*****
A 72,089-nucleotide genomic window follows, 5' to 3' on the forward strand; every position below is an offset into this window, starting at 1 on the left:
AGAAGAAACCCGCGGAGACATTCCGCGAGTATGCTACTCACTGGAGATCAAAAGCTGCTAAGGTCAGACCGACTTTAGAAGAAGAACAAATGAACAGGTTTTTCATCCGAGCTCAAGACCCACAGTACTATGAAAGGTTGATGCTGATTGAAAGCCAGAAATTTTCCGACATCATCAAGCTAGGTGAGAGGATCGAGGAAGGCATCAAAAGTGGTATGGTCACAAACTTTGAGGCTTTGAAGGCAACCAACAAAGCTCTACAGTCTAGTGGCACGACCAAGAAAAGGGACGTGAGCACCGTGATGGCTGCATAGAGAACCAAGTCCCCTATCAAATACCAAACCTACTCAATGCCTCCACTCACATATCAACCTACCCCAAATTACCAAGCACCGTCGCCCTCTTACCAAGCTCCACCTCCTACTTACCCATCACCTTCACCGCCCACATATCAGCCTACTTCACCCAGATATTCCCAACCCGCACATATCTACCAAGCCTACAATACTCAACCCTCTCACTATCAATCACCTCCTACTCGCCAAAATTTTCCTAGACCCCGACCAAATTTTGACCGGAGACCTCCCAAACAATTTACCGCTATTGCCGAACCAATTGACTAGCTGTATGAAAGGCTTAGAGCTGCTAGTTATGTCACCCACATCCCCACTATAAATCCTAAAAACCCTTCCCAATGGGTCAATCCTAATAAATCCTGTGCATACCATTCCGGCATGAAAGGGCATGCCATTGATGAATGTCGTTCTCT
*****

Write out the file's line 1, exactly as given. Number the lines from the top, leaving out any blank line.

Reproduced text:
A 72,089-nucleotide genomic window follows, 5' to 3' on the forward strand; every position below is an offset into this window, starting at 1 on the left: